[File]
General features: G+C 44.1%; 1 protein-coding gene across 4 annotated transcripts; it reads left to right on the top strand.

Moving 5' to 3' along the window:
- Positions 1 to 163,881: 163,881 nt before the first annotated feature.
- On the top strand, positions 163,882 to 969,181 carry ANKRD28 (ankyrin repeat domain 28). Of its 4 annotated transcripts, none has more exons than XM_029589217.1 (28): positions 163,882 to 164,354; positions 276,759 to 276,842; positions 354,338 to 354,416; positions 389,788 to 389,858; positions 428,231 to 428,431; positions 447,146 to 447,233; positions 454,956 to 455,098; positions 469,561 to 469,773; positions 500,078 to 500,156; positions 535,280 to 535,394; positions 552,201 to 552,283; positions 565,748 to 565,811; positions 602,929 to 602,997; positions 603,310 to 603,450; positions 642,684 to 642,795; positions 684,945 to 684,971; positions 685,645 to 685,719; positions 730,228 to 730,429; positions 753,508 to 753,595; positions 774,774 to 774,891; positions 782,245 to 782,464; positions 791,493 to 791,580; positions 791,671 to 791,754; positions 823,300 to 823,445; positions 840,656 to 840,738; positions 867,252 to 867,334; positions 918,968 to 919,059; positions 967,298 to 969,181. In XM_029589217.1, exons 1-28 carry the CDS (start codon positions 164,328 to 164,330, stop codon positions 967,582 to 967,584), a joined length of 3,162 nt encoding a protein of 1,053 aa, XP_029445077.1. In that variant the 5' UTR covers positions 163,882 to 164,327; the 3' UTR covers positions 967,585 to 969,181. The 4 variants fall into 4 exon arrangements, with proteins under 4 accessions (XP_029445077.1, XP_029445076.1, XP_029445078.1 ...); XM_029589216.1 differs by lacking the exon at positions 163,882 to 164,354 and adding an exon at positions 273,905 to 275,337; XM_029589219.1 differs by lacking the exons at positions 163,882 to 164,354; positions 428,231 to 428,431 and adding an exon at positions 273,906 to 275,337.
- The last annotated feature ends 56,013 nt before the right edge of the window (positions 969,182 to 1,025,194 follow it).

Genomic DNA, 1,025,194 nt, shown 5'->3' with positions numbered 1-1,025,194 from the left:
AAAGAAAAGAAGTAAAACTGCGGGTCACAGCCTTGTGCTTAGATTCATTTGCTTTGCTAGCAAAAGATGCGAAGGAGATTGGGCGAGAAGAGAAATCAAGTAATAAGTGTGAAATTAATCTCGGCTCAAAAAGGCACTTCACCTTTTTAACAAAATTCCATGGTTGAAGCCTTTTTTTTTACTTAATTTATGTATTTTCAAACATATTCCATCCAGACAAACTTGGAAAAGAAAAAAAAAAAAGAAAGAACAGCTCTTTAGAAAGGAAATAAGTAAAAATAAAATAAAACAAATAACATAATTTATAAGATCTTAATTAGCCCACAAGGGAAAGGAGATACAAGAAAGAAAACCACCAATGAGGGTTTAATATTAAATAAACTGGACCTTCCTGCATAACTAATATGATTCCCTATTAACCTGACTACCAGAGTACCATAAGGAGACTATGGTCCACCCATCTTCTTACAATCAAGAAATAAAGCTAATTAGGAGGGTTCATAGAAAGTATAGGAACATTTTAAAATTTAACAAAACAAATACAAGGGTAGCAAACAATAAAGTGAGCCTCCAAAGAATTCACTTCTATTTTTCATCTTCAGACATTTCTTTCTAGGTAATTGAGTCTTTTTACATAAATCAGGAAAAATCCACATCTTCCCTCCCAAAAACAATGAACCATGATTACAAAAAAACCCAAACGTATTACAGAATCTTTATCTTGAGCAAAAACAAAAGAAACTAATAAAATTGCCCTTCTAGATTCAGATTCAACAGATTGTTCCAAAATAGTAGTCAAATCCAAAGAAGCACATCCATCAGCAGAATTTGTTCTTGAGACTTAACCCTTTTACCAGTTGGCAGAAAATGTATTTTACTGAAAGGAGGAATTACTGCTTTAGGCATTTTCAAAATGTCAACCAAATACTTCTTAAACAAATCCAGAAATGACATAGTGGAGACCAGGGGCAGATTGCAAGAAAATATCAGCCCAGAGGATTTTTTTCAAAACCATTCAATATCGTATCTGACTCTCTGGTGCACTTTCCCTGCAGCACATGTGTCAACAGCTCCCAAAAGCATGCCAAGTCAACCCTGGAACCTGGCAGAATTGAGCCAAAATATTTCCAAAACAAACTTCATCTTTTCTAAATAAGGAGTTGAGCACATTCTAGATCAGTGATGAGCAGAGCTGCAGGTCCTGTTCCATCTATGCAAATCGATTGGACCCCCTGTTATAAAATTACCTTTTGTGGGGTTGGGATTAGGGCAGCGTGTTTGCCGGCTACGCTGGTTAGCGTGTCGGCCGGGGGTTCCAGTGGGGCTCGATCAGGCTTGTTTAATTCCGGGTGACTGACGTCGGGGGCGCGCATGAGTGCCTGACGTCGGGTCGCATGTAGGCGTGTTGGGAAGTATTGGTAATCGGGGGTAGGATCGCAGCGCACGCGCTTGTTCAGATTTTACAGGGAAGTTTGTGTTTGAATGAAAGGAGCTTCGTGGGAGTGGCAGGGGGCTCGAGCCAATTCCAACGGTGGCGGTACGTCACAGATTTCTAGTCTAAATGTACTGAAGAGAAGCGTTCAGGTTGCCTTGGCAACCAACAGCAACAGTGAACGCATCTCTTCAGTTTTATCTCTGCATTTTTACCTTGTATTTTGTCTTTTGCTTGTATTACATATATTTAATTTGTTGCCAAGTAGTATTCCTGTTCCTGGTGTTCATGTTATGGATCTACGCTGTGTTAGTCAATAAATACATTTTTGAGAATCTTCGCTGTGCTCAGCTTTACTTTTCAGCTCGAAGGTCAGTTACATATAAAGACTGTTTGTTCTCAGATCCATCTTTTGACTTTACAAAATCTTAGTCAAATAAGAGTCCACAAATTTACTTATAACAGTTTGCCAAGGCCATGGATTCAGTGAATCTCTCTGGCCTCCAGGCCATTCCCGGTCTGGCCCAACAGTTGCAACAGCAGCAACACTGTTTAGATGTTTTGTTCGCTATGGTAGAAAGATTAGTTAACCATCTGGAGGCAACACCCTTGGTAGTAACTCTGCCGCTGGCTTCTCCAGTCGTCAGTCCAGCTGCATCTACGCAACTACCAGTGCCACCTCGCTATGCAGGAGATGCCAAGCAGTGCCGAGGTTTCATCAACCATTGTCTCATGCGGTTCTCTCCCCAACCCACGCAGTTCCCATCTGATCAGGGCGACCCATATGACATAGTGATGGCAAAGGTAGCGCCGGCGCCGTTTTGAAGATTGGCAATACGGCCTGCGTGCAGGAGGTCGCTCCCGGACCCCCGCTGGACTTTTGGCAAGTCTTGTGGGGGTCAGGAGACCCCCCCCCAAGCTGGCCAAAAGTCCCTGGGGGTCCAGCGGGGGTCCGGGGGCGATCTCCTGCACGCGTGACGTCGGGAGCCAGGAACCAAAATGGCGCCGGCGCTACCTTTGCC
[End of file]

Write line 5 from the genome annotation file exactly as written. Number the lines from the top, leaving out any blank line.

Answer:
- The last annotated feature ends 56,013 nt before the right edge of the window (positions 969,182 to 1,025,194 follow it).